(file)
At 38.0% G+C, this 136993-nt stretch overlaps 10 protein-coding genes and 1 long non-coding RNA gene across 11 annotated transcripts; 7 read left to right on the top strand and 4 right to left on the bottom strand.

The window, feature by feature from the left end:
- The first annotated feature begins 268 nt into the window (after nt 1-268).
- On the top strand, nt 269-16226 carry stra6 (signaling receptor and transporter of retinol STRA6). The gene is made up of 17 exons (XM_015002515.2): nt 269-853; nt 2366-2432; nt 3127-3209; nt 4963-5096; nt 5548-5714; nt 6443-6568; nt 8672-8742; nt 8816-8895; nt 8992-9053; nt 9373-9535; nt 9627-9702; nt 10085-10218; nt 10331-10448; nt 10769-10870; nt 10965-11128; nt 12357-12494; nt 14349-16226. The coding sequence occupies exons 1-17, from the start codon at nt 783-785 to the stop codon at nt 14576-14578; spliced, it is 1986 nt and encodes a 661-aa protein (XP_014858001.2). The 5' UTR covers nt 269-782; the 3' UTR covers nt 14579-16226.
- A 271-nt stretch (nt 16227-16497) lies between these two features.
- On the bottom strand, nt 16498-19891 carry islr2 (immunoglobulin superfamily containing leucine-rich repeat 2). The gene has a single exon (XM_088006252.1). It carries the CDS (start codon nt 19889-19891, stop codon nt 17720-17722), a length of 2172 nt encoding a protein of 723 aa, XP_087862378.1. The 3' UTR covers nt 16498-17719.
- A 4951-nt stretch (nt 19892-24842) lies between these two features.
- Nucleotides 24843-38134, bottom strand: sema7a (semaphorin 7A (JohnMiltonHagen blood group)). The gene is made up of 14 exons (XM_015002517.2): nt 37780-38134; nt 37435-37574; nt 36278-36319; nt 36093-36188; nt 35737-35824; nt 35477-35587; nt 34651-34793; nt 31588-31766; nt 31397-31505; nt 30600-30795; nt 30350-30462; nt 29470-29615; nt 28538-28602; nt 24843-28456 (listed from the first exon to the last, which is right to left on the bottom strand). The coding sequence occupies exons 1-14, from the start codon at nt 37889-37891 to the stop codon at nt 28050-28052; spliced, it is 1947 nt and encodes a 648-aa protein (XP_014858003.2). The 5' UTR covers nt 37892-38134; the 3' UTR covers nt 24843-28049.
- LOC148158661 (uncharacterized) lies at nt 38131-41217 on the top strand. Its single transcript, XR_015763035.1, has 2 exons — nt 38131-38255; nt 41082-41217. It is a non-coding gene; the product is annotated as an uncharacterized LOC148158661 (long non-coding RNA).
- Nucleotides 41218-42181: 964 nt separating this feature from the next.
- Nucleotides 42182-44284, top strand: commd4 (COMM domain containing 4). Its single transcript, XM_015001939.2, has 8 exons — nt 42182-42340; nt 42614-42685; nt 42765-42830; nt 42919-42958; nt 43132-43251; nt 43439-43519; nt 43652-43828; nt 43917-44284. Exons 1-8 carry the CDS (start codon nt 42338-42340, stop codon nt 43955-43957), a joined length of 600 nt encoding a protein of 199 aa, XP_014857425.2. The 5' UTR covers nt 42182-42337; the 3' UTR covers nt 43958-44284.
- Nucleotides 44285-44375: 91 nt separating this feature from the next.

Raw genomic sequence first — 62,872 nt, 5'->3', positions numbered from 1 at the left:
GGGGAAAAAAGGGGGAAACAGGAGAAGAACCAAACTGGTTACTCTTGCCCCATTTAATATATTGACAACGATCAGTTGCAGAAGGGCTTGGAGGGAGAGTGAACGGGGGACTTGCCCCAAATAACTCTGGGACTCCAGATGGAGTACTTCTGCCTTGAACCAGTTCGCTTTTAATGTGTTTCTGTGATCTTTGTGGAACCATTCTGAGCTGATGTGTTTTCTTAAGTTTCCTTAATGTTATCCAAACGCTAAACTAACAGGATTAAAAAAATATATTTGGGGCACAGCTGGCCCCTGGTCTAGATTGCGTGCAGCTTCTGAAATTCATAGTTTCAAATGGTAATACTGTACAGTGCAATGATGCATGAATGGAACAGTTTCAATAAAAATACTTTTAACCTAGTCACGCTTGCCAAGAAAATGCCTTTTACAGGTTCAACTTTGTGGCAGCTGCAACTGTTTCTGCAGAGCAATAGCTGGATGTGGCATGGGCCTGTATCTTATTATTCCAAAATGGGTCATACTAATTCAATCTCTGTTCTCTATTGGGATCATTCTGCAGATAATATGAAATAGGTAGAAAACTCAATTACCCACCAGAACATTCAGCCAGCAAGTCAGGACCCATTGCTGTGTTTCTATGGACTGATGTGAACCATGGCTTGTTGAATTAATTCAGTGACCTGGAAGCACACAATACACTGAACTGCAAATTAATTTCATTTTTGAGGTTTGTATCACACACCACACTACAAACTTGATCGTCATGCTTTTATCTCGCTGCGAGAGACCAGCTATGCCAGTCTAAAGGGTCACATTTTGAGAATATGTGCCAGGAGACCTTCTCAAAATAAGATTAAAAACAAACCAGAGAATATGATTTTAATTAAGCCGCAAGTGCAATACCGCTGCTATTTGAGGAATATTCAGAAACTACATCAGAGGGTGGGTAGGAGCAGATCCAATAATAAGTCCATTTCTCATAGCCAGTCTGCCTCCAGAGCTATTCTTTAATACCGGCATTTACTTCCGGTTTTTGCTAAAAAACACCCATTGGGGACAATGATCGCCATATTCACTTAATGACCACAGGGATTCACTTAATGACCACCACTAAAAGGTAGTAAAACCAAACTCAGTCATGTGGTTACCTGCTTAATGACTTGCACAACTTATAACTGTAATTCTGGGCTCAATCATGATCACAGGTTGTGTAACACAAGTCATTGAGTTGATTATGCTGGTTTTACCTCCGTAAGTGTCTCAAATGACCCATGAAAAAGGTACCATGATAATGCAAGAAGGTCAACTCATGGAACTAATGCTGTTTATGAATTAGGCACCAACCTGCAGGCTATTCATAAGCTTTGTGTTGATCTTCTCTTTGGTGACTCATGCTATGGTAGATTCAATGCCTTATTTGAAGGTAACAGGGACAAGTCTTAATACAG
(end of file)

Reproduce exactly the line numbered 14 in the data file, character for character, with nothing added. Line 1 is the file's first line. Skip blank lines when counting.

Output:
GGGGAAAAAAGGGGGAAACAGGAGAAGAACCAAACTGGTTACTCTTGCCCCATTTAATATATTGACAACGATCAGTTGCAGAAGGGCTTGGAGGGAGAGTGAACGGGGGACTTGCCCCAAATAACTCTGGGACTCCAGATGGAGTACTTCTGCCTTGAACCAGTTCGCTTTTAATGTGTTTCTGTGATCTTTGTGGAACCATTCTGAGCTGATGTGTTTTCTTAAGTTTCCTTAATGTTATCCAAACGCTAAACTAACAGGATTAAAAAAATATATTTGGGGCACAGCTGGCCCCTGGTCTAGATTGCGTGCAGCTTCTGAAATTCATAGTTTCAAATGGTAATACTGTACAGTGCAATGATGCATGAATGGAACAGTTTCAATAAAAATACTTTTAACCTAGTCACGCTTGCCAAGAAAATGCCTTTTACAGGTTCAACTTTGTGGCAGCTGCAACTGTTTCTGCAGAGCAATAGCTGGATGTGGCATGGGCCTGTATCTTATTATTCCAAAATGGGTCATACTAATTCAATCTCTGTTCTCTATTGGGATCATTCTGCAGATAATATGAAATAGGTAGAAAACTCAATTACCCACCAGAACATTCAGCCAGCAAGTCAGGACCCATTGCTGTGTTTCTATGGACTGATGTGAACCATGGCTTGTTGAATTAATTCAGTGACCTGGAAGCACACAATACACTGAACTGCAAATTAATTTCATTTTTGAGGTTTGTATCACACACCACACTACAAACTTGATCGTCATGCTTTTATCTCGCTGCGAGAGACCAGCTATGCCAGTCTAAAGGGTCACATTTTGAGAATATGTGCCAGGAGACCTTCTCAAAATAAGATTAAAAACAAACCAGAGAATATGATTTTAATTAAGCCGCAAGTGCAATACCGCTGCTATTTGAGGAATATTCAGAAACTACATCAGAGGGTGGGTAGGAGCAGATCCAATAATAAGTCCATTTCTCATAGCCAGTCTGCCTCCAGAGCTATTCTTTAATACCGGCATTTACTTCCGGTTTTTGCTAAAAAACACCCATTGGGGACAATGATCGCCATATTCACTTAATGACCACAGGGATTCACTTAATGACCACCACTAAAAGGTAGTAAAACCAAACTCAGTCATGTGGTTACCTGCTTAATGACTTGCACAACTTATAACTGTAATTCTGGGCTCAATCATGATCACAGGTTGTGTAACACAAGTCATTGAGTTGATTATGCTGGTTTTACCTCCGTAAGTGTCTCAAATGACCCATGAAAAAGGTACCATGATAATGCAAGAAGGTCAACTCATGGAACTAATGCTGTTTATGAATTAGGCACCAACCTGCAGGCTATTCATAAGCTTTGTGTTGATCTTCTCTTTGGTGACTCATGCTATGGTAGATTCAATGCCTTATTTGAAGGTAACAGGGACAAGTCTTAATACAG